Life on the Couch: Diagnosis to Despair
By Guest Editor: Larry Linton
I have always liked Michael J. Fox.
On my first trip to the United States, after seeing him in “Back to the Future”, I was determined to find those same red striped, white leather Nike sneakers, as well as a pair Original 501 Levi’s that his character, Marty McFly, wore in the movie. I returned to South Africa successful on that shopping spree.
Then, as a young student of law at the University of the Witwatersrand, I tried to adopt the same preppy look of his character Alex P. Keaton on “Family Ties” – right down to the same tan leather executive briefcase. Years later, when he announced that he had Parkinson’s disease, I was sad for him. Little did I know at the time that I would have something more in common with him besides sneakers, jeans, and a briefcase!
My life changed when I was diagnosed with PD at the age of 49.
At the time, I had an uneven gait, with a dragging right leg. It felt like my right leg was not in synch with the left and had simply stopped working — I didn’t have a natural heel-to-toe movement, it was more like a “slap.” Having enjoyed recreational running for years before then, I thought I could run it off. Well, that didn’t last very long — I sounded like a galloping mule, with a limp! Then, I became aware of a constant resting tremor in my right hand.
At home or in the office, I would try and disguise it by holding my arms, sitting on my hand, or clasping my hands together.
In a way, the diagnosis brought a sense of relief — I finally knew what I had. But it was a difficult time. For most of the first two years following my diagnosis, I became a recluse. Always the life and soul of a party, I couldn’t leave the house. When I did make it out the front door, my anxiety increased dramatically, and I was frequently overcome with panic attacks. I couldn’t wait to get back to my house and onto my couch; the couch became my comfort zone. When I did make it into the office, I pretended I was really busy and buried myself in file work, in my office. I didn’t engage with my staff and declined client meetings and team events.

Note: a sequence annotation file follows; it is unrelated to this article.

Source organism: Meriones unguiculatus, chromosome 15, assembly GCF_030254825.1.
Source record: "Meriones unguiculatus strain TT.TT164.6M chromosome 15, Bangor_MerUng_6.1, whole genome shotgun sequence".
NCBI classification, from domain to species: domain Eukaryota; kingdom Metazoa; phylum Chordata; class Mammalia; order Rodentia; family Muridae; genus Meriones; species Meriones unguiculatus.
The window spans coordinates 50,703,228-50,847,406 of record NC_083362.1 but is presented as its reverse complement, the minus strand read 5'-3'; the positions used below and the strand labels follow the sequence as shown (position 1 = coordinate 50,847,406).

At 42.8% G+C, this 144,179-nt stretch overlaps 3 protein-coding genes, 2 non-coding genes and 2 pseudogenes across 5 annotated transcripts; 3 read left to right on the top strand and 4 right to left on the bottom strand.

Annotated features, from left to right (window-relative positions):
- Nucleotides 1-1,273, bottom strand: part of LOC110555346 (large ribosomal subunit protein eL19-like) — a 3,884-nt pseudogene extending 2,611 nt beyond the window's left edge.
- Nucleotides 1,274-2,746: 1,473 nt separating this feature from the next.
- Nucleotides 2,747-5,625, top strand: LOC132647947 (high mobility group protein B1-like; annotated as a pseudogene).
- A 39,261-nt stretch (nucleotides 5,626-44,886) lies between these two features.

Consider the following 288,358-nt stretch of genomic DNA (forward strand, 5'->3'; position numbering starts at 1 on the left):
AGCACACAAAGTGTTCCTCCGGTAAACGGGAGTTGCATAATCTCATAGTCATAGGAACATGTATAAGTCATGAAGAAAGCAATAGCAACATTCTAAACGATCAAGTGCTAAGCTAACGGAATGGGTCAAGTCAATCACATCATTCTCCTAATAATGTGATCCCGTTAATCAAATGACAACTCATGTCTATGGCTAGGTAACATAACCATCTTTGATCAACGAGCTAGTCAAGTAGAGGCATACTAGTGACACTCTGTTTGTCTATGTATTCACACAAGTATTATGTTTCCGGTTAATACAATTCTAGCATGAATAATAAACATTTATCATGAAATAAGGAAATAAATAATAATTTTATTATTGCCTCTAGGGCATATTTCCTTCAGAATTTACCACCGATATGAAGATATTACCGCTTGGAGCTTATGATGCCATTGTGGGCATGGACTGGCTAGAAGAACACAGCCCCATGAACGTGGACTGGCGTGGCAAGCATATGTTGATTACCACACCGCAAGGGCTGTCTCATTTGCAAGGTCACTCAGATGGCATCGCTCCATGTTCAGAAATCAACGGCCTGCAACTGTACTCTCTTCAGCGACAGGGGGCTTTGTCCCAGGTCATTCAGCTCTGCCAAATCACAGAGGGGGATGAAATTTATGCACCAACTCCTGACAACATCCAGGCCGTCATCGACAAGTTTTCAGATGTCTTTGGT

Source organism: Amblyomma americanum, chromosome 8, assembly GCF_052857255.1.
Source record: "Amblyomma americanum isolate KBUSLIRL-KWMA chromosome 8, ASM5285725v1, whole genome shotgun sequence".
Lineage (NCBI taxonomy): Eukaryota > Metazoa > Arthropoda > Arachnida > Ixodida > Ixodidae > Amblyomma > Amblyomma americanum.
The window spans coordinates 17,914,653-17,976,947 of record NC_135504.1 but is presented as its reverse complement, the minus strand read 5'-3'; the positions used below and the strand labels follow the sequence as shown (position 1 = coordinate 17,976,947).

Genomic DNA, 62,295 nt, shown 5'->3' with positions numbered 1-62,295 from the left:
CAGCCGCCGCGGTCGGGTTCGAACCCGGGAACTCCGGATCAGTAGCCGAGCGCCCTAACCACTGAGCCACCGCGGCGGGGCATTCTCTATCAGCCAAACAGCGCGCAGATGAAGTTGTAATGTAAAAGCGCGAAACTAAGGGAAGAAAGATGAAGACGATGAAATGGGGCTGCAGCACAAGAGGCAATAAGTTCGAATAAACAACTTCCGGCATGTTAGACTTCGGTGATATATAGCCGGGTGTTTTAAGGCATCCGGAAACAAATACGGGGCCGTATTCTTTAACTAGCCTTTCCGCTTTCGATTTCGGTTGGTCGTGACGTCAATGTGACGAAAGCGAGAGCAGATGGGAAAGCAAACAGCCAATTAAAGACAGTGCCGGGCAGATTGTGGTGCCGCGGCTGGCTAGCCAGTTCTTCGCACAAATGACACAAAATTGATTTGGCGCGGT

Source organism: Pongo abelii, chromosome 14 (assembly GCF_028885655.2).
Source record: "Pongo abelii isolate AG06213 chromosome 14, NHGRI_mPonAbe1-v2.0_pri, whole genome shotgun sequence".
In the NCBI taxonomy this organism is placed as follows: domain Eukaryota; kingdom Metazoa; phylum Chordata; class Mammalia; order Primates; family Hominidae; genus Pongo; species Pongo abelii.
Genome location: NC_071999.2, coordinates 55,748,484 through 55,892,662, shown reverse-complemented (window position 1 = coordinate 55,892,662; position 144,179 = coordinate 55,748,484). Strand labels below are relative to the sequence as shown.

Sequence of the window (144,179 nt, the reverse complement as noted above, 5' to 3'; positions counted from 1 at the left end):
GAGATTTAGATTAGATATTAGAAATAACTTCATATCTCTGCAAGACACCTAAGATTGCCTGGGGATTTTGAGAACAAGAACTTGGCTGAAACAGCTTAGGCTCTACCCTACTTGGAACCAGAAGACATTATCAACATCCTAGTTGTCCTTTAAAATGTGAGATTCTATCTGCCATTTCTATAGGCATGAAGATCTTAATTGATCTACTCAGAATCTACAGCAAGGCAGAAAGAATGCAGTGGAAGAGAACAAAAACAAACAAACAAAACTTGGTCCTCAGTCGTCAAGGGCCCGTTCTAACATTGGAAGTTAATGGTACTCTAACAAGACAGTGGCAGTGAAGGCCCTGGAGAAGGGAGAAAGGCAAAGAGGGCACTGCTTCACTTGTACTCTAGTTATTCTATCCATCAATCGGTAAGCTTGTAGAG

Everyone told me that me that Parkinson’s was not terminal, but in my mind, my life was over.
Parkinson’s had taken control and it was consuming me. I was a 50-year-old, with an old person’s disease. The lowest point I reached was when I was alone in the house, on a Saturday night. My family had left me alone, again. Even our pet dog, Becky, no longer jumped onto the couch to be with me. After two years, all that pent up anger and denial came gushing out of me like a tsunami. I wailed like a baby. The more I thought about myself, the more I cried. The more I thought about my family, the more I cried.
Then, after literally exhausting myself, I felt my breathing calm and my tears dry. A sense of utmost calm and peace rushed through me. I had clarity of thought. I had reached the point of acceptance. I knew I had to make a change. I still had a life to live. I still had a good job. I was still a father, a spouse, and a friend. I had to change the way I was living.
I had to get off the couch. I did. Things could only go up from here, and they did!